Embattled Supreme Court Nominee Twists in the Wind
Although George got a hand for his careful pick for FED chairman, his latest Supreme Court nominee, Harriet Miers, is sinking slowly into the mire. Both Democratic and Republican Senators asked Bush to turn over documentation about how Miers has been involved in policy decisions. Senators wanted her to expand on her two sentences she provided them that said her work in the White House was evidence of her experience with constitutional law. Of course, Bush flatly refused to do that. Predictably, he has just made it harder for Republicans to support her.
Miers' nomination is losing support fast and she now only has two Senators ready to back her now (both from her home state Texas). Even the manufactured effort to get the grassroots fired up to put pressure on the Senate doesn't look like it will go anywhere. Republicans are hoping she just goes away.
Conservative intellectuals continued to hammer at Miers' qualifications. Charles Fried, former solicitor general in the Reagan administration and a Harvard University professor of constitutional law, said Miers' views on current controversies or her lack of Ivy League degrees are less important than her writing samples.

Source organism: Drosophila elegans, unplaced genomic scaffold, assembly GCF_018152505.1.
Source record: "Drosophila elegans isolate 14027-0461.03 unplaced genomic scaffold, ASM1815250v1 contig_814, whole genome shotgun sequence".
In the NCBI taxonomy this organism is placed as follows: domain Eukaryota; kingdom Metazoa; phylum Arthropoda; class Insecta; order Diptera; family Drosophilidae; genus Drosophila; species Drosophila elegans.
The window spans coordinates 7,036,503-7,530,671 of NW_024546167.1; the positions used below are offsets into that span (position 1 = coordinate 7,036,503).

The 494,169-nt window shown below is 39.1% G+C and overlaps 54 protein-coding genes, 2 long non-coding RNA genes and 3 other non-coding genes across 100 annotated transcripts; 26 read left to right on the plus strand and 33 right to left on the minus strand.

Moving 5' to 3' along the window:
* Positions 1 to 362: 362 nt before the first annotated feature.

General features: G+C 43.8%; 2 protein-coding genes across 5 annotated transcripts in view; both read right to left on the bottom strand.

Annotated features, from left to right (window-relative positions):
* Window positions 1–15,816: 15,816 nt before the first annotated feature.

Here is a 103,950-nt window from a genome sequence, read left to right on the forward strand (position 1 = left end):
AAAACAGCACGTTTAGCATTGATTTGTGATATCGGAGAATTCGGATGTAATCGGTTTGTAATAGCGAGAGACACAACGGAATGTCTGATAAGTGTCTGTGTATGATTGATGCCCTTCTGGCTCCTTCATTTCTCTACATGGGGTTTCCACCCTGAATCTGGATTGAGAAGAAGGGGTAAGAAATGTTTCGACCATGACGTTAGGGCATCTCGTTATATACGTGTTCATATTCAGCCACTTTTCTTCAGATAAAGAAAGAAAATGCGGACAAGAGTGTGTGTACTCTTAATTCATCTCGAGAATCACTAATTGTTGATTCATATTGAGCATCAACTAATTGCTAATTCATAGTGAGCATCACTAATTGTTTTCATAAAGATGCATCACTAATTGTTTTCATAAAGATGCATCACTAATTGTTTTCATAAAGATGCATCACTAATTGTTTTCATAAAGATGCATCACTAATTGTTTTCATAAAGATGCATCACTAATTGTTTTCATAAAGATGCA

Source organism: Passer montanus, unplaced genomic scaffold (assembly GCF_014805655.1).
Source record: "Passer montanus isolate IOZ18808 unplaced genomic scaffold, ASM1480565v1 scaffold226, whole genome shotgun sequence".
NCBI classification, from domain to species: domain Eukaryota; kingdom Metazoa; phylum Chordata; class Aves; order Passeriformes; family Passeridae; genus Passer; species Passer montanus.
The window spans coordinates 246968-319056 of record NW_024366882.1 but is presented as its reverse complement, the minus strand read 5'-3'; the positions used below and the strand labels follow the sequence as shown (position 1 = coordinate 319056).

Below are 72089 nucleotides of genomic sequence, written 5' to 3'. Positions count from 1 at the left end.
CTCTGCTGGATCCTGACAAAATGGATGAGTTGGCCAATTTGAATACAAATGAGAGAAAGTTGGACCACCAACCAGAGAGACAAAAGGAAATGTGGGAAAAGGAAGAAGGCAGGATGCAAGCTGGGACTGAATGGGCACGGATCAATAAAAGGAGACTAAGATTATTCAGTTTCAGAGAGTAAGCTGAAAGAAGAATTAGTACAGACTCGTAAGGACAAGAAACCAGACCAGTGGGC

These may indicate an inability to "think lucidly and deeply about legal questions and express her thoughts in clear, pointed, understandable prose," Fried wrote. "A justice without those capabilities -- however generally intelligent, decent and hardworking -- risks being a calamity for the court, the law, and the country."
Leon Friedman, a Hofstra University constitutional law professor and author of a Supreme Court history, said the closest comparison with the difficulties facing Miers is that of Nixon nominee Harold Carswell. Carswell, a federal appellate judge, was rejected by the Senate with GOP votes.
Carswell was widely considered a mediocre nominee who fared poorly in his hearings, Friedman said, prompting the famous statement from the late Nebraska Sen. Roman Hruska, "Even if he is mediocre, there are a lot of mediocre judges and people and lawyers. They are entitled to a little representation, aren't they?"
Isn't that nice? C+ Augustus wants someone on the court who represents him.